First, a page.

Dr. John James Henry Love, of Harmony, was one of the leading surgeons to treat the wounded at Williamsburg.  Dr. Love had volunteered his services to NJ Governor Charles Olden and had requested permission to accompany the Second NJ Brigade to the Virginia Peninsula.  In July 1862, he was assigned to the 13th NJ Regiment as regimental surgeon, and in March 1863, he was appointed Surgeon-in-Chief of the 3rd Brigade, 1st Division of the 12th Corps.  During the battle of Gettysburg (July 1-3, 1863), Dr. Love was in charge of all Federal medical facilities.  In August 1863, Dr. Love was appointed Surgeon-in-Chief of the 1st Division of the 12th Corps.  He resigned his commission on January 28, 1864 and returned to his private practice in Harmony Township.

John Kinney, of Belvidere, in Company E   of the 7th NJ, and Alfred Deemer, of Carpentersville, in Company I of the 8th NJ, were among the soldiers killed in action.  On May 21, Jacob Smith and Israel Harris, of Belvidere, brought Kinney's body to Belvidere.  On May 22, most of the people of Belvidere joined in Kinney's funeral procession from his home to the Presbyterian Church.  the procession to the Church - and later to the Belvidere Cemetery - was led by the Belvidere Brass Band and the Belvidere Infantry Company.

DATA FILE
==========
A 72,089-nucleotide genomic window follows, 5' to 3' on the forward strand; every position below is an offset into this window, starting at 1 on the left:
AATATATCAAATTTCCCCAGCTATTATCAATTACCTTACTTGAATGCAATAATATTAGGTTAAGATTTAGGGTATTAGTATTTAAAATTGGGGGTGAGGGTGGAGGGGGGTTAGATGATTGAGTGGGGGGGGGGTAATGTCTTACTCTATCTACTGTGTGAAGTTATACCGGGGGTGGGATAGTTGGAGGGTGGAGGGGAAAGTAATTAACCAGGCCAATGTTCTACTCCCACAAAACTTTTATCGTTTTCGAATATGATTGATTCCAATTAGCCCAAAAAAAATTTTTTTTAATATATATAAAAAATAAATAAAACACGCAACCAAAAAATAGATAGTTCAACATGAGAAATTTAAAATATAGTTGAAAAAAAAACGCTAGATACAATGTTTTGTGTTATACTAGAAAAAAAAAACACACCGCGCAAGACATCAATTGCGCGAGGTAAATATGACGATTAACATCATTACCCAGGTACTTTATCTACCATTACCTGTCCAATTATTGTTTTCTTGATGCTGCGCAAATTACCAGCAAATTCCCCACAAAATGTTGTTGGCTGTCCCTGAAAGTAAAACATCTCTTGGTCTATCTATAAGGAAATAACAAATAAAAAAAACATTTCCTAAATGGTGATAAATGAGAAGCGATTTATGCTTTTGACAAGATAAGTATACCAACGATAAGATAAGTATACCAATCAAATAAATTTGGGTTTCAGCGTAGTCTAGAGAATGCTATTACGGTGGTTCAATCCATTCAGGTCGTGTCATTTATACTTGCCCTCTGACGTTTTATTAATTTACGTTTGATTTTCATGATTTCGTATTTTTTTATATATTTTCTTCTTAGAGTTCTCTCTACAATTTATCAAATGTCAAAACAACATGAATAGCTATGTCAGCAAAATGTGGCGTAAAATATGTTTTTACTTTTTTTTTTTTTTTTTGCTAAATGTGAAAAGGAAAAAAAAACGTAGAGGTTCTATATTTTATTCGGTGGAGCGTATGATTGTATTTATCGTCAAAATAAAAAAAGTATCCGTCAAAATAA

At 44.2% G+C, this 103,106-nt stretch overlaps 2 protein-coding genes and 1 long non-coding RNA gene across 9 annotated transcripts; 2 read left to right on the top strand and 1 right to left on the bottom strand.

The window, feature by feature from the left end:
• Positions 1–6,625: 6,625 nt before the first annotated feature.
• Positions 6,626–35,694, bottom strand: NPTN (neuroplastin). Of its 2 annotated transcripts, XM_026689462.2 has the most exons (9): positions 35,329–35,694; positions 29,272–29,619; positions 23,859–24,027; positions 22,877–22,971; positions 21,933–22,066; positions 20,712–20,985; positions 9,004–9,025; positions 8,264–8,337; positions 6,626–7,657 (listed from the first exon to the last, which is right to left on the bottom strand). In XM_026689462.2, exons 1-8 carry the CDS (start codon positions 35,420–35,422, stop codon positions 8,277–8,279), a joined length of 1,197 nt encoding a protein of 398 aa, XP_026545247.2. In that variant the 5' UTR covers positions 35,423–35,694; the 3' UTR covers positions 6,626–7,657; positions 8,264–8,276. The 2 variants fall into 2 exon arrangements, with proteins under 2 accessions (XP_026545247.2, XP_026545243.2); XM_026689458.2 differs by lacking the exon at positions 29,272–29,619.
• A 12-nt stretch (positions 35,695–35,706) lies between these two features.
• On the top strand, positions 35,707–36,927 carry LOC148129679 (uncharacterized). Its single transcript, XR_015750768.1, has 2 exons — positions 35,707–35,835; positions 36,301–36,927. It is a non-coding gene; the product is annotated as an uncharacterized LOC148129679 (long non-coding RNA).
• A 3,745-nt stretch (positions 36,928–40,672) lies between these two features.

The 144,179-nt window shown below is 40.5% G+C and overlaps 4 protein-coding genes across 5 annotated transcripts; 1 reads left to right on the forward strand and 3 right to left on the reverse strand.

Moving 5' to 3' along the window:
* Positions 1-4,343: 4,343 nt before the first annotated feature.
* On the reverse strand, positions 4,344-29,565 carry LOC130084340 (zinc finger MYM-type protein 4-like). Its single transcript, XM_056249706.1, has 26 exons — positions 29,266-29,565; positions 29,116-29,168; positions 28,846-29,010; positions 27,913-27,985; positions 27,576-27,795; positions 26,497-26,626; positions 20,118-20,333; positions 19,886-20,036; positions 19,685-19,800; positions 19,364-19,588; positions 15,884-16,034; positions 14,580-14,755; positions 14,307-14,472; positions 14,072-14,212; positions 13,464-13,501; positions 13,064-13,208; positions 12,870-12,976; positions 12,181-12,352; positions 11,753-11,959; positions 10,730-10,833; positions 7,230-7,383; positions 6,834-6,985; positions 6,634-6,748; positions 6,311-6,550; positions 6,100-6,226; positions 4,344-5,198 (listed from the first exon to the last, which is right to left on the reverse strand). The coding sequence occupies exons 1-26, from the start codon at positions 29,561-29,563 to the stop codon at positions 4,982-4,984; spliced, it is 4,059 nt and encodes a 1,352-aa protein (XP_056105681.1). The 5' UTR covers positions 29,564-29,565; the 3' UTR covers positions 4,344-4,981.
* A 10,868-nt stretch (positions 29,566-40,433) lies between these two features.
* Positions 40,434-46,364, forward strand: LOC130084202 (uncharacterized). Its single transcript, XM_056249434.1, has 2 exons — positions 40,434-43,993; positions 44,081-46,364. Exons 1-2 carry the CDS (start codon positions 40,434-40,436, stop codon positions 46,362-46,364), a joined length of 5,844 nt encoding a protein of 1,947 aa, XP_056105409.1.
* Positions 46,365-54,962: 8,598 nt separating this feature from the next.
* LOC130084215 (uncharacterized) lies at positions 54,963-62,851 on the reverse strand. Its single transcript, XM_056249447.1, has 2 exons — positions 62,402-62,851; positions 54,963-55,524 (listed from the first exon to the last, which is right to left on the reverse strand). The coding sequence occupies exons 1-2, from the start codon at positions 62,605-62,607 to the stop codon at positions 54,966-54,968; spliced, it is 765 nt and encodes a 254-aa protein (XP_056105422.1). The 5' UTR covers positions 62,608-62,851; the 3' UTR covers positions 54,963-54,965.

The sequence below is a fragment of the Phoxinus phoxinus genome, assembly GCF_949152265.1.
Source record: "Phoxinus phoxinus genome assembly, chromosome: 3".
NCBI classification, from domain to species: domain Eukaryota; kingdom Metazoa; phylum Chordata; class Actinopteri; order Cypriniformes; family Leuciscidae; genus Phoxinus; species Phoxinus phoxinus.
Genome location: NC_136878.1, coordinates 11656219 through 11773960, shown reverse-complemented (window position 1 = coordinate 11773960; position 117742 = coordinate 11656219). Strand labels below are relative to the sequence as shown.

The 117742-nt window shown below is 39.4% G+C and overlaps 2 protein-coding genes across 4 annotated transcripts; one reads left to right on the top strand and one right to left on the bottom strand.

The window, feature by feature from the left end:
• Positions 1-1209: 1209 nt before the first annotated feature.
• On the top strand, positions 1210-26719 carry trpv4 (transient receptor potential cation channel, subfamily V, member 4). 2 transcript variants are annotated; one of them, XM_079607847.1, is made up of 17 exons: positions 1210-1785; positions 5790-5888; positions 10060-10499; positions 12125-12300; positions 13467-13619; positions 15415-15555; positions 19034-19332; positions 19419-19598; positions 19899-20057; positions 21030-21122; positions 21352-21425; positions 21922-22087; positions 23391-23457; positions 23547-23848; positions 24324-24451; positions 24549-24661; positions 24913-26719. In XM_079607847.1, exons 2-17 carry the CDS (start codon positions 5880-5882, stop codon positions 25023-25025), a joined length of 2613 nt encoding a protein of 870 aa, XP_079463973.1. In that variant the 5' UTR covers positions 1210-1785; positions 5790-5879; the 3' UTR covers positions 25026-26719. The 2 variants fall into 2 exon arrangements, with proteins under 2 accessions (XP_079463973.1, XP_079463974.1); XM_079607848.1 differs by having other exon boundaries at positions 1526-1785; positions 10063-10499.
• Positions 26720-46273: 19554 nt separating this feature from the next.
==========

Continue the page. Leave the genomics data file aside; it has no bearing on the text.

General Patterson, who had led the advance of the 2nd NJ Brigade - except for the 5th NJ - in the battle, wrote in his report, "The Sixth Regiment and the Seventh Regiment were deployed on the left of the road; the Eighth Regiment had not yet come up, a wood extended from the road, northwesterly to a line of field-works that extended perpendicularly across the road front.  The Sixth and Seventh Regiments occupied this wood by a flank march and moved to the front by the right of companies, about two thirds the distance to the line of field-works in front, when our skirmishers came upon the enemy's forces, as we could not see them, the woods having a growth of under-brush.  The skirmishers being re-called, the two regiments advanced until met by a warm fire, when the companies were formed into line and marched rapidly to the front, some hundred paces, halted and a file fire opened and kept up until the opposing fire was silenced, when we again advanced, and were again met by a heavy fire, and the command was ordered to lie down.  It was not patent that we were outnumbered, as, in addition to a heavy fire in front, it was spreading around our left flank.